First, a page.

The a Boolean above controls both rounding and the use of the control value cut-in. To have this Boolean specify only whether or not the MIAP[] instruction should look at the control value cut-in value, use the ROFF[] instruction to turn off rounding.

This instruction can be used to "create" twilight zone points. This is accomplished by setting zp0 to zone 0 and moving the specified point, which is initially at the origin to the desired location.

In the illustration below, point p is moved along the freedom vector until it occupies a position that projects to c units along the projection vector.

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MIN[] MINimum of top two stack elements


Code Range 0x8C
Pops e2: stack element e1: stack element
Pushes minimum of e1 and e2
Related instructions MAX[ ]

Returns the minimum of the top two stack elements.

Pops two elements, e2 and e1, from the stack and pushes the smaller of these two quantities onto the stack.

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MINDEX[] Move the INDEXed element to the top of the stack


Code Range 0x26
Pops k: stack element
Pushes ek: stack element
Stack before k: stack element number (uint32)
e1: stack element
...
ek-1: stack element
ek: stack element
Stack after ek: indexed element
e1: stack element
...
ek-1: stack element
Related instructions CINDEX[ ]

Moves the indexed element to the top of the stack thereby removing it from its original position.

Pops an integer, k, from the stack and moves the element with index k to the top of the stack.


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MIRP[abcde] Move Indirect Relative Point


Code Range 0xE0 - 0xFF
a 0: Do not set rp0 to p
1: Set rp0 to p
b 0: Do not keep distance greater than or equal to minimum distance
1: Keep distance greater than or equal to minimum distance
c 0: Do not round the distance and do not look at the control value cut-in
1: Round the distance and look at the control value cut-in value
de: distance type for engine characteristic compensation
Pops n: CVT entry number (F26Dot6) p: point number (uint32)
Pushes -
Uses zp0 with rp0 and zp1 with point p. round state, control value cut-in, single width value, single width cut-in, freedom vector, projection vector, auto flip, dual projection vector
Sets After it has moved the point this instruction sets rp1 equal to rp0, rp2 is set equal to point number p; lastly, if a has the value TRUE, rp0 is set to point number p.
Related instructions MSIRP[ ], MIAP[ ], MDRP[ ]

Makes it possible to coordinate the distance between a point and a reference point with other similar distances by making that distance subject to a control value table entry.

Moves point p along the freedom vector so that the distance from p to the current position of rp0 is equal to the distance stated in the referenced CVT entry, assuming that the cut-in test succeeds. Note that in making the cut-in test, MIRP[] uses the original outline distance between p and rp0. If the cut-in test fails, point p will be moved so that its distance from the current position of rp0 is equal to the original outline distance between p and the point referenced by rp0.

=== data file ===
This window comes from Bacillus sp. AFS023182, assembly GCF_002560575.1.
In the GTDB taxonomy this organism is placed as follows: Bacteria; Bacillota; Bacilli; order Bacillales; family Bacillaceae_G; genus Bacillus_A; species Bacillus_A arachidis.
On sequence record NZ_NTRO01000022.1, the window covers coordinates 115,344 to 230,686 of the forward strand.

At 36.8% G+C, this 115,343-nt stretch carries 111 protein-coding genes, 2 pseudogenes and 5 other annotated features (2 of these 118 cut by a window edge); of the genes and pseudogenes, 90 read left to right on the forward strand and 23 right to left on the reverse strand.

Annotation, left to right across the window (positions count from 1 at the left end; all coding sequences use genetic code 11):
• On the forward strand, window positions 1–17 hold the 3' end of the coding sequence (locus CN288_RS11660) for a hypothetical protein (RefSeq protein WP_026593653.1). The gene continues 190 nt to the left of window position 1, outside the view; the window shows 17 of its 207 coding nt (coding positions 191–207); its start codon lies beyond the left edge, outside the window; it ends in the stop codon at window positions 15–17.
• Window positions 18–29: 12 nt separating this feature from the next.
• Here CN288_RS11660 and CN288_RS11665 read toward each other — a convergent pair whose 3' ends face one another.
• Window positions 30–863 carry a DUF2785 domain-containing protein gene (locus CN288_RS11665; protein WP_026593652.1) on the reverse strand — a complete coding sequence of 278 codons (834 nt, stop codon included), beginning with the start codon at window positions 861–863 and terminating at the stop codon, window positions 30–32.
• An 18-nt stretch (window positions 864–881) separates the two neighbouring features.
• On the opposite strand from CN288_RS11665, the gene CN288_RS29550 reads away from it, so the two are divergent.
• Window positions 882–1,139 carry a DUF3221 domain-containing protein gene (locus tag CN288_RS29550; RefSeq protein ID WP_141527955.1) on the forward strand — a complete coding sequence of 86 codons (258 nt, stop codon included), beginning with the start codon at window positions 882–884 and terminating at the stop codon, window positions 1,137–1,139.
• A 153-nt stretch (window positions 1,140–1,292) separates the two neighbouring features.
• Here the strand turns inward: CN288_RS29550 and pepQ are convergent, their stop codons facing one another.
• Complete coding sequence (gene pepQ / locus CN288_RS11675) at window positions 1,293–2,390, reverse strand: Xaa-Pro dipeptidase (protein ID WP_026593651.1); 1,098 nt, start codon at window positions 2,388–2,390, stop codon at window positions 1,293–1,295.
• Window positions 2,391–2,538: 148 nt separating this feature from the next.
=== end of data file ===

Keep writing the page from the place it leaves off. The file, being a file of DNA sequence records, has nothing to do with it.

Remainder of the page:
A MIRP[] instruction makes it possible to preserve the distance between two points subject to a number of qualifications. Depending upon the setting of Boolean flag b, the distance can be kept greater than or equal to the value established by the minimum distance state variable. Similarly, the instruction can be set to round the distance according to the round state graphics state variable. The value of the minimum distance variable is the smallest possible value the distance between two points can be rounded to. Additionally, if the c Boolean is set, the MIRP[] instruction acts subject to the control value cut-in. If the difference between the actual measurement and the value in the CVT is sufficiently small (less than the cut-in value), the CVT value will be used and not the actual value. If the device space difference between the CVT value and the single width value is smaller than the single width cut-in, then use the single width value rather than the control value table distance.

The c Boolean above controls both rounding and the use of control value table entries. If you would like the meaning of this Boolean to specify only whether or not the MIRP[] instruction should look at the control value cut-in, use the ROFF[] instruction to turn off rounding. In this manner, it is possible to specify that rounding is off but the cut-in still applies.

MIRP[] can be used to create points in the twilight zone.

In the illustration below, point p is moved along the freedom vector until its distance to point rp0 is equal to the distance d found in the reference CVT entry.